We want to stay in contact with our alums. We are working on keeping our class lists updated on an ongoing basis. We appreciate receiving any address/ phone updates and are now trying to obtain e-mail addresses.
Saint Martin of Tours Academy, founded in September 1951, now has 64 graduating classes! So many have benefited from a quality education offered by exceptionally well qualified and dedicated teachers and staff.
As we reflect back on the history of the school, we remember the School Sisters of Notre Dame, founding staff, and the pastors who have been leaders with their support of a Catholic school education: Fathers Dennis Barry, Donal Sheahan, John Sproul, and our present pastor Father James Poulsen.
Today the school enjoys an excellent reputation in the community. Enrollment is strong. We are proud of the beautiful campus, the classrooms equipped for technology, physical education facilities, including a new field and track, and, most of all, the quality that comes through our Workshop Way® System of Education.
Each year we invite SMA’s 50th anniversary graduates to return for a celebration reunion. On June 12, 2016, we welcomed the Class of 1966.
The 9AM Mass was in their honor on Sunday, June 12th.
See the gallery below for more reunion photos!
Featured Alum for June 2016
Susan Simanello Broderdorf
Class of 1966
In May 1957 my family moved from Streator, Illinois to La Mesa. That fall I attended kindergarten at Rolando Elementary School. I could not wait until the next year when I would be able to go to the big school that my brother attended. So in the fall of 1958 wearing my green jumper, beanie and sweater, I was enrolled in the first grade at St. Martin Academy. Sister Mary Beadewas our teacher and she had a class of 52 students. I loved school, especially reading. At recess on my first day I wanted to get a drink of water but did not know how to work the drinking fountain and was to shy to ask anyone. That is how I met my friend Sarah. She just came up and showed me how to do it. Our third grade teacher, Sister Rogeria, taught us how to write and it had to be perfect. To this day I still get compliments on my penmanship. Sister Rogeria had a beautiful garden in the backyard of the convent. Instead of having noontime recess you could go and help her in the garden. She would sit on the bench and tell us what to do. When you got to fifth grade you got to go and help in the cafeteria. Everyone wanted to do that because you got to leave class a little early to go and get the lunch set up and you got a free lunch. Mrs. Shilling and Fran ran the kitchen. We were sitting in our classroom in sixth grade when Sister Cecil came in to tell us that President Kennedy had been shot.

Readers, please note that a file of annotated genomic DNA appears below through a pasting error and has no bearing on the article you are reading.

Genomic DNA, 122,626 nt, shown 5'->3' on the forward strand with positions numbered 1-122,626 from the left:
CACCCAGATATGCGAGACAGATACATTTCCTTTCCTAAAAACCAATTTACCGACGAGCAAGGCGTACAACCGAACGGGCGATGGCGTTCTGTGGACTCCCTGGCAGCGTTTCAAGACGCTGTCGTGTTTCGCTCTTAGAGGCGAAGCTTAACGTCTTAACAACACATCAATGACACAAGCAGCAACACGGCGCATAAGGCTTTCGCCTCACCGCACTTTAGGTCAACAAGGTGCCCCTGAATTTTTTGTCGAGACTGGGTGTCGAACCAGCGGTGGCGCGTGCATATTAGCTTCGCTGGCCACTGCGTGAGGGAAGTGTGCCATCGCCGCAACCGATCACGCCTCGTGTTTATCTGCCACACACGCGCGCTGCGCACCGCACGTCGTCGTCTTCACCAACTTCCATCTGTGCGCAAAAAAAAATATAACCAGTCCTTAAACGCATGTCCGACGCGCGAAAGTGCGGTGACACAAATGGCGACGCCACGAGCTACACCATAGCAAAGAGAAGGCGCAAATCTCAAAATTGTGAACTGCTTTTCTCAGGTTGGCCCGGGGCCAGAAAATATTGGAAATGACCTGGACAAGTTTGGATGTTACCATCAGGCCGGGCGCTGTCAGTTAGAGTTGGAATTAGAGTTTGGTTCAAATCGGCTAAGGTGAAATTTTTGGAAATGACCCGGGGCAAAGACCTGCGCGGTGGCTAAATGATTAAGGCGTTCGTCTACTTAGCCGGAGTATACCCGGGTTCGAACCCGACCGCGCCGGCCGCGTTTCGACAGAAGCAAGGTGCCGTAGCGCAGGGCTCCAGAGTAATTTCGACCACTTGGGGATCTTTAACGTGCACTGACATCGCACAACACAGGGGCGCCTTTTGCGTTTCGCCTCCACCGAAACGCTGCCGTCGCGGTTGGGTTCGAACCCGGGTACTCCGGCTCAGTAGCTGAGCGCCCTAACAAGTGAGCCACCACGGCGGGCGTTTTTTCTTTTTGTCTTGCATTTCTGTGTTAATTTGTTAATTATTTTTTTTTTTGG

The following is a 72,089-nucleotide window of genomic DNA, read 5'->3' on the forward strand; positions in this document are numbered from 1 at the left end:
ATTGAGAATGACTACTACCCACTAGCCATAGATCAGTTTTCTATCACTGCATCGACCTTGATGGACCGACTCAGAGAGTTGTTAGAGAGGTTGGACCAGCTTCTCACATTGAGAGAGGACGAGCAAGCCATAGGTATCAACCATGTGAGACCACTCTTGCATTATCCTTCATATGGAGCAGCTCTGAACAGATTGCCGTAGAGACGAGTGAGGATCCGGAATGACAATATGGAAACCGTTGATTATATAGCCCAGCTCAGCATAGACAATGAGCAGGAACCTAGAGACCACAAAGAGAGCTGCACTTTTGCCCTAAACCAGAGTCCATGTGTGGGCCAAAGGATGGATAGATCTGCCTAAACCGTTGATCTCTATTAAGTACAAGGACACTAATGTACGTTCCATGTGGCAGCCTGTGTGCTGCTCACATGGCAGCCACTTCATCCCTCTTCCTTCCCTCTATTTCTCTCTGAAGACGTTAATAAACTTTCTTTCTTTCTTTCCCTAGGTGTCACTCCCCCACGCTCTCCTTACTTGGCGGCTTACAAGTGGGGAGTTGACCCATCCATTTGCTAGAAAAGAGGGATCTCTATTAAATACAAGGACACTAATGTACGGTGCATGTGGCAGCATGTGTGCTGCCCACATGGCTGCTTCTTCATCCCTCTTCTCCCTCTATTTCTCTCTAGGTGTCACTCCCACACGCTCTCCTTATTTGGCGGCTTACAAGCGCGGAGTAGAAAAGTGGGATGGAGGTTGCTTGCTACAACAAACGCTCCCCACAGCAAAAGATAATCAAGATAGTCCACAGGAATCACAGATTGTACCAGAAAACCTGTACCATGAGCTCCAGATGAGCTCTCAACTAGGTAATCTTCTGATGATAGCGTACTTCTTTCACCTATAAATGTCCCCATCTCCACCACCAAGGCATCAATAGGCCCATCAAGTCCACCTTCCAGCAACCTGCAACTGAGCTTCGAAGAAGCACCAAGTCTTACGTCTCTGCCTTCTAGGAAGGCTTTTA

We had a good time putting on shows and plays. They were quite good. The eighth grade always put on a big show before graduation. We did not have much in the way of competitive sports with other schools but we played a lot of volleyball and dodge ball, my favorite.
I had made up my mind when I was nine years old that I wanted to become a nurse. I also wanted to attend Rosary High School. I was a very good student and got good grades but when it came time to take the entrance exam to Rosary I did not pass it. Sister Andrea, our principal and eighth grade teacher, went to bat for me and contacted the school and made sure I got accepted. I will always be grateful to her for that. I attended Rosary High School and graduated in 1970. I applied for the nursing program at Grossmont Community College. In a class of fifty students they accepted only five high school graduates and I was one of them. I graduated in 1972 with an Associate in Science and a RN degree. Two years later I was accepted into the first nursing class of the Philip Y. Hahn School of Nursing at the University of San Diego. I graduated from there in 1976 with a BSN. I have been working as a registered nurse for 44 years. I have been at UCSD Medical Center since 1985.
I owe a lot of who I am, what I do, and how I do it to my start at St. Martin's and all of the teachers who worked with me.